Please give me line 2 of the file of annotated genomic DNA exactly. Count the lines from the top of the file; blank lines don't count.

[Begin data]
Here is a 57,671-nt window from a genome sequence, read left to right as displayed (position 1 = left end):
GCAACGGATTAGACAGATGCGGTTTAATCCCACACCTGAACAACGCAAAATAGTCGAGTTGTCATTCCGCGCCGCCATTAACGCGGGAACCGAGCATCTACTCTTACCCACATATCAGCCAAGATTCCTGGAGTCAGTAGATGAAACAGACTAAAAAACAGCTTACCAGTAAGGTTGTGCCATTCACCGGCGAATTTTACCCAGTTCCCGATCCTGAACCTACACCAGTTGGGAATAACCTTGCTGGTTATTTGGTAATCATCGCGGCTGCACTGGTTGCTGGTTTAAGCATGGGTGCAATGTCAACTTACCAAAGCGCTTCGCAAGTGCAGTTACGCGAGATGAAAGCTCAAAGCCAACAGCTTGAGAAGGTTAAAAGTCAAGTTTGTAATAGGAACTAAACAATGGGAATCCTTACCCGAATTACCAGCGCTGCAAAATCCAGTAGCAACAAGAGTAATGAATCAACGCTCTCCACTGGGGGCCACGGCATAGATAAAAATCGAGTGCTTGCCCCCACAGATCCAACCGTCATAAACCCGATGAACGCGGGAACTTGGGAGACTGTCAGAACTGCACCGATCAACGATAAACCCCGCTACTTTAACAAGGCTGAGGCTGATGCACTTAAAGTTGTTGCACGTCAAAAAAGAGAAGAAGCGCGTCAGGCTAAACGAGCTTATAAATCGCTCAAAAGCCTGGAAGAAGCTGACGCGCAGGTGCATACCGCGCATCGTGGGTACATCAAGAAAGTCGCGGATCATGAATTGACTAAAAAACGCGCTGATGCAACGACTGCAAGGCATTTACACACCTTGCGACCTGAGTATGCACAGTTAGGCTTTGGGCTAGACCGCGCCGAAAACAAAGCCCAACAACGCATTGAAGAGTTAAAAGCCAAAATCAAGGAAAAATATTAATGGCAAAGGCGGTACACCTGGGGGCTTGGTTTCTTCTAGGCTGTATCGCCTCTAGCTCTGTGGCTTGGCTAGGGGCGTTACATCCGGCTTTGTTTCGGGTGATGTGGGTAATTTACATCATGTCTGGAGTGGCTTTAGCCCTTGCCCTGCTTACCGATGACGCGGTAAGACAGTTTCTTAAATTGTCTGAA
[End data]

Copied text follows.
GCAACGGATTAGACAGATGCGGTTTAATCCCACACCTGAACAACGCAAAATAGTCGAGTTGTCATTCCGCGCCGCCATTAACGCGGGAACCGAGCATCTACTCTTACCCACATATCAGCCAAGATTCCTGGAGTCAGTAGATGAAACAGACTAAAAAACAGCTTACCAGTAAGGTTGTGCCATTCACCGGCGAATTTTACCCAGTTCCCGATCCTGAACCTACACCAGTTGGGAATAACCTTGCTGGTTATTTGGTAATCATCGCGGCTGCACTGGTTGCTGGTTTAAGCATGGGTGCAATGTCAACTTACCAAAGCGCTTCGCAAGTGCAGTTACGCGAGATGAAAGCTCAAAGCCAACAGCTTGAGAAGGTTAAAAGTCAAGTTTGTAATAGGAACTAAACAATGGGAATCCTTACCCGAATTACCAGCGCTGCAAAATCCAGTAGCAACAAGAGTAATGAATCAACGCTCTCCACTGGGGGCCACGGCATAGATAAAAATCGAGTGCTTGCCCCCACAGATCCAACCGTCATAAACCCGATGAACGCGGGAACTTGGGAGACTGTCAGAACTGCACCGATCAACGATAAACCCCGCTACTTTAACAAGGCTGAGGCTGATGCACTTAAAGTTGTTGCACGTCAAAAAAGAGAAGAAGCGCGTCAGGCTAAACGAGCTTATAAATCGCTCAAAAGCCTGGAAGAAGCTGACGCGCAGGTGCATACCGCGCATCGTGGGTACATCAAGAAAGTCGCGGATCATGAATTGACTAAAAAACGCGCTGATGCAACGACTGCAAGGCATTTACACACCTTGCGACCTGAGTATGCACAGTTAGGCTTTGGGCTAGACCGCGCCGAAAACAAAGCCCAACAACGCATTGAAGAGTTAAAAGCCAAAATCAAGGAAAAATATTAATGGCAAAGGCGGTACACCTGGGGGCTTGGTTTCTTCTAGGCTGTATCGCCTCTAGCTCTGTGGCTTGGCTAGGGGCGTTACATCCGGCTTTGTTTCGGGTGATGTGGGTAATTTACATCATGTCTGGAGTGGCTTTAGCCCTTGCCCTGCTTACCGATGACGCGGTAAGACAGTTTCTTAAATTGTCTGAA